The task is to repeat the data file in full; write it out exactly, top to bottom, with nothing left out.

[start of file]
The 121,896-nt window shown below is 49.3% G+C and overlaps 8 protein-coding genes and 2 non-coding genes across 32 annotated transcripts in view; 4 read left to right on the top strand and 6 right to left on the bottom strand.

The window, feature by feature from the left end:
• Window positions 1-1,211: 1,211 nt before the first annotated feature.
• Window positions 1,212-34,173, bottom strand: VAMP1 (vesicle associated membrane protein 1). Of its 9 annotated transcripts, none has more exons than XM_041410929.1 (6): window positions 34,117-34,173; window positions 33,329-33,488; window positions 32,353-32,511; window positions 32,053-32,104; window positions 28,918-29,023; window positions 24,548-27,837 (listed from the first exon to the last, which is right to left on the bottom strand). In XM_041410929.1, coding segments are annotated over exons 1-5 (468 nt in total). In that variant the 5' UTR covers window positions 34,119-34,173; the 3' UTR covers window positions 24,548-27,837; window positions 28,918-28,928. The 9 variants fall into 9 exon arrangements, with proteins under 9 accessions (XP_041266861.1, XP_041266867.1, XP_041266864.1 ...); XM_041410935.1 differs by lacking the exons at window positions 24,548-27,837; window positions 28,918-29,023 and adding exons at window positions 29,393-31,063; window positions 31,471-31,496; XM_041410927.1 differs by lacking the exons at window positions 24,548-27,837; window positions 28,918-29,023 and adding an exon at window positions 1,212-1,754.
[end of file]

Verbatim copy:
The 121,896-nt window shown below is 49.3% G+C and overlaps 8 protein-coding genes and 2 non-coding genes across 32 annotated transcripts in view; 4 read left to right on the top strand and 6 right to left on the bottom strand.

The window, feature by feature from the left end:
• Window positions 1-1,211: 1,211 nt before the first annotated feature.
• Window positions 1,212-34,173, bottom strand: VAMP1 (vesicle associated membrane protein 1). Of its 9 annotated transcripts, none has more exons than XM_041410929.1 (6): window positions 34,117-34,173; window positions 33,329-33,488; window positions 32,353-32,511; window positions 32,053-32,104; window positions 28,918-29,023; window positions 24,548-27,837 (listed from the first exon to the last, which is right to left on the bottom strand). In XM_041410929.1, coding segments are annotated over exons 1-5 (468 nt in total). In that variant the 5' UTR covers window positions 34,119-34,173; the 3' UTR covers window positions 24,548-27,837; window positions 28,918-28,928. The 9 variants fall into 9 exon arrangements, with proteins under 9 accessions (XP_041266861.1, XP_041266867.1, XP_041266864.1 ...); XM_041410935.1 differs by lacking the exons at window positions 24,548-27,837; window positions 28,918-29,023 and adding exons at window positions 29,393-31,063; window positions 31,471-31,496; XM_041410927.1 differs by lacking the exons at window positions 24,548-27,837; window positions 28,918-29,023 and adding an exon at window positions 1,212-1,754.